Daring to Diversify: The scientist turned farmer

13 February 2024, 07:34 AM
  • As part of our series delving into some of the UK’s most fascinating diversification projects, Speciality Food speaks to a scientist who gave up her career to focus on farming
Daring to Diversify: The scientist turned farmer

“I was one of those consumers who became enlightened,” says Dr Radka Gromnicova from her farm shop, Nature Way Farm at Old Park Farm in Northamptonshire. “I wasn’t happy with how food was produced…how meat was produced.”

Radka leads a dramatically different life today from the one she had six years ago, in the field of medical research, using gold nanoparticles to help treat brain disorders.

Her journey has taken her from the lab to the land. From the study of cells to the study of soil. Radka’s lab coat has been replaced, as we chat, by a thick, insulating winter coat – essential for frosty mornings checking on livestock, or keeping track of produce in the farm shop chiller.

Radka’s story, she says, probably began when she tried to be a vegetarian. It didn’t work for her. But, equally, the kind of meat available in supermarkets didn’t align with her values. “There’s a policy in farming of cheap food, low wages and overworking,” she says. “That doesn’t sit well with me. I’ve always thought we need to tackle that. People need to be prepared to pay more for food. Then, I believe, they will value it more, and less will be wasted.”

At the same time Radka discovered regenerative farming. “It’s a way farmers and land managers can not only produce good quality meat that is nutrient dense, but using certain principles, can in fact help to restore the land and restore biodiversity. When I discovered all of this, I wanted to be a part of it!”

There was a lot of discussion with her partner. Could they change their lives and become country folk? If they could source excellent quality meat, produced in a more sustainable way, would other people want to buy it?

A radical change of pace

For a couple of years Radka immersed herself in research, finding and visiting pockets of the farming community where regenerative methods had been adopted. She worked alongside them, buying their meat, and creating the Nature Way Farm meat box delivery scheme, which continues to this day.

In many ways, the turning point for the business was Covid, which had a dramatic impact on supply chains. “There was no food on the shelves, and I wanted some chicken,” says Radka. “Really good quality chicken. I couldn’t find any.” Not one to do anything by halves, she bought in 30 chicks and went about rearing them on pasture. “Then I thought, how much more work could it be to process the chickens and sell them to the public?”

Radka and her partner worked with the EHO to come up with a plan, using a mobile slaughter unit, adding a flock of ducks to the mix. Her poultry problems were sorted.

Finding excellent quality beef to deliver to customers, on the other hand, proved tricky. “Abattoirs were struggling to fulfil orders, but then I found the farmer John Tims at Old Farm Park.”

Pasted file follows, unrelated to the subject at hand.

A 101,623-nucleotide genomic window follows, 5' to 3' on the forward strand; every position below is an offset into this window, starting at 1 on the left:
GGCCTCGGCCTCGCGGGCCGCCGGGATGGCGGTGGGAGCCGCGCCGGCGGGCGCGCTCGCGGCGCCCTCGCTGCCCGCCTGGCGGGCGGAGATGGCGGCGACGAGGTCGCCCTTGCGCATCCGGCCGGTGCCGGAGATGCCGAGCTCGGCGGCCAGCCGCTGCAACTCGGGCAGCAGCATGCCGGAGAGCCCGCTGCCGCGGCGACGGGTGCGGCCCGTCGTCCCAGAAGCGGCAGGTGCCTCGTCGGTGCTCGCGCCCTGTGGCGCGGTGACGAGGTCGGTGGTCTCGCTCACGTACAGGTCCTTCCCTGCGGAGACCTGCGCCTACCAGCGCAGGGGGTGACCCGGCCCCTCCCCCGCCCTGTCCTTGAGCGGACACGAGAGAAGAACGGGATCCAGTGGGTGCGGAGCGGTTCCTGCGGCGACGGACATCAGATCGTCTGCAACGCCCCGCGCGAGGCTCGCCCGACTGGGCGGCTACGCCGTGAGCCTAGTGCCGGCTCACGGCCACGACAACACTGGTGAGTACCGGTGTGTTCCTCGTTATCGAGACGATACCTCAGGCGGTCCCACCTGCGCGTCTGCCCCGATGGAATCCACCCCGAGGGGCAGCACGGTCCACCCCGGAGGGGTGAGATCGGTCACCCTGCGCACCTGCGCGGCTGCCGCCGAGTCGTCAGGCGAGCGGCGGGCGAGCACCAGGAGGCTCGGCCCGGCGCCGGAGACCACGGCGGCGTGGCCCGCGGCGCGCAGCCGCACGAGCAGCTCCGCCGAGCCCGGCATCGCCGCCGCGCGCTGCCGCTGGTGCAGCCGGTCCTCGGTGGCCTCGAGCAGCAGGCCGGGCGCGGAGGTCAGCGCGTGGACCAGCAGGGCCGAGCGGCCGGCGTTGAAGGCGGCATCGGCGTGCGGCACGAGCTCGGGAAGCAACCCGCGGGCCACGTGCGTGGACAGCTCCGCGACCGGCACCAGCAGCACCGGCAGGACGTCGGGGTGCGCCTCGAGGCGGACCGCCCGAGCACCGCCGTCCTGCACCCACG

The rest, as they say, is history. Enthused by the former dairy farmer’s commitment to managing his 300 acres in a more sustainable, and nature-friendly way, Radka formed a partnership with John, and around 80% of the meat in her monthly subscription boxes is now produced at Old Farm Park, where Nature Way Farm Shop (opened two years ago) is also based.

The offering includes chicken, duck, woodland reared pork, and beef, with lamb brought in from other farms that share her vision.

The chicken and duck produced at Nature Way taste incomparable to anything available on the mass market, says Radka, and the flocks are very important to her.

“When I first started this, I loved the books of Joel Salatin [a regenerative farmer in the USA]. I hated how horribly chickens could be reared. I really wanted to put them to pasture in a system that works for their welfare, but is also economically viable.”

Rearing chickens in this way for the box scheme and farm shop has proven very successful, both for the welfare of the birds, and improving the land they feed on. The chickens are kept in pasture pens (moved daily) while they are small, and moved out of these once they’ve established more feathers and are therefore more resistant to the changeable British weather. Electric netting protects them from predators.

This free-range system, allowing the birds to peck naturally at the ground has, says Radka, had a big impact on soil health. “We’re noticing how deep the grass is rooting where the chickens have been, and how many more earthworms there are. The pasture is responding by faster recovery towards its natural self.”

The only downside, she admits, is the seasonality of farming in this way. With a diet led by grass and clover, pasture raising is limited to late spring up until mid-autumn, making Nature Way’s home-reared chicken a seasonal product. But Radka doesn’t seem to take issue with this, saying she’d rather do things the right way…the most natural way. “You can notice the difference so much,” she says. “They have bigger legs because they are running and walking rather than sitting on their bellies. And in terms of flavour, it’s more chickeny.”

Ducks are also raised across pasture, with constant access to water for paddling and splashing about. “They are very messy so moving them every day is key,” Radka says. “And giving them a large space is important, because they do act as a flock – not like chickens, which tend to scatter. Ducks are very clever.”

The beauty of grazing